The district is very much up and coming, with the emergence of new shopping malls and building projects, but pockets of tranquility abound, with numerous parks and nature reserves scattered about the place. If staying here, look out for wildlife, some of which includes cormorants, marmosets and alligators. Another highlight is the Casa do Pontal Folk-Art Museum, which includes pieces from all of the 24 different states of Brazil showing the daily work, festivals, religious traditions and creative work of the Brazilian people.
This sprawling district is a tranquil place, a world away from the hustle and bustle of central Rio, and is inhabited mainly by lower middle class, with one of the lowest population densities of the city. Because of its vast size, Guaratiba has been loosely divided into the three main districts of Barra de Guaratiba, which is known for its wetlands and largely agricultural industry, Pedra de Guaratiba, which occupies the coastal region and boasts a newly developed waterfront, and Ilha de Guaratiba, which with its abundance of farms is the most rural district.
As a whole, Guaratiba is celebrated for its superlative seafood restaurants, its stunning nature trails and its easy access to the State Park of Pedra Branca, an environmental conservation area and home to Pedra Branca, which at 1,025 metres is the highest peak in Rio.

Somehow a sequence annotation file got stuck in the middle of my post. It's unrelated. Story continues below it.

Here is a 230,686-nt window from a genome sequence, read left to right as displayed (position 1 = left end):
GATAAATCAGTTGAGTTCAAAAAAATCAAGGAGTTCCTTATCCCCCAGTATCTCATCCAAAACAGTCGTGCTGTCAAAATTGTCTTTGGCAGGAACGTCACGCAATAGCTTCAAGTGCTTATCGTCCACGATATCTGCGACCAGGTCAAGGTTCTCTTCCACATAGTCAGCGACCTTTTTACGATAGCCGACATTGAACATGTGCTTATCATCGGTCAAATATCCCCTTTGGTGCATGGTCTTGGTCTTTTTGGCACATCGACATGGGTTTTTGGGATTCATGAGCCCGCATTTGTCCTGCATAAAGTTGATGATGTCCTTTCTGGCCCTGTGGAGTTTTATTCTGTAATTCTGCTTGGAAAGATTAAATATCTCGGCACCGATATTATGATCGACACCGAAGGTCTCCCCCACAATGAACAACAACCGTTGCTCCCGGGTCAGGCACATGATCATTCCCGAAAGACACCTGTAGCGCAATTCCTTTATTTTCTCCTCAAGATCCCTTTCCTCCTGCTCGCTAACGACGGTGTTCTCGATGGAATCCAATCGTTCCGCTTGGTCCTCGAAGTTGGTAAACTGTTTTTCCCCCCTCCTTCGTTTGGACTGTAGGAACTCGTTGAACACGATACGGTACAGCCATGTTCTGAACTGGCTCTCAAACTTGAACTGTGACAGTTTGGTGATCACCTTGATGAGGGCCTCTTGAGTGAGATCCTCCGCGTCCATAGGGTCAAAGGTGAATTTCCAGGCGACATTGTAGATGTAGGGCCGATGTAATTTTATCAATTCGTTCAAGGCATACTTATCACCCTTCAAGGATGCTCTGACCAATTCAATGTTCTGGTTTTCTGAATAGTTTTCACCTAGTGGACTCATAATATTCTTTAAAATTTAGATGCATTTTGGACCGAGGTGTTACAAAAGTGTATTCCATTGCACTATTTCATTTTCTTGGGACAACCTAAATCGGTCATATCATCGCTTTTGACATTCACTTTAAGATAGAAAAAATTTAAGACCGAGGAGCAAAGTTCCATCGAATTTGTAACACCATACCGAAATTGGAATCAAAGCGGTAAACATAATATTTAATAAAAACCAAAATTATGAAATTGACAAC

Translating into ‘little meadow’, Vargem Pequena is a delightful neighborhood, which is accelerating in growth at a phenomenal rate. With much of its area being taken up by the aforementioned State Park of Pedra Branca, it is one of the most scenic districts of Rio, and a haven for wildlife. Many of its restaurants are highly acclaimed, with a variety of cuisines offered, including Portuguese, Italian, French and Japanese.
As you can probably tell from studying the map, (adjust size as necessary), the West Zone is quite large and some of its beaches can only be accessed by car. A number of busses routinely travel from the South Zone and Downtown through the primary avenues including the Av. das Américas. And naturally, you can get just about anywhere by taxi. if this is your first visit to Rio, you will probably want to plan at least one day to visit the beaches - if you are a surfer, the surfing schools will offer to pick you up at your hotel and take you to the beaches here as they represent some of the best surfing. Click on the links to revisit the pages describing the South Zone - Part I , the South Zone - Part II, Downtown and the North Zone.
Recreational clubs on the Lago...
Taking the tram to the top of ...
Christ the Redeemer on Corcova...
Photo: Pedro Kirilos / Riotur
Wildlife on the Lagoa
An oasis in the city - Jardim ...
"If God had really intended men to fly, he'd make it easier to get to the airport" - George Winters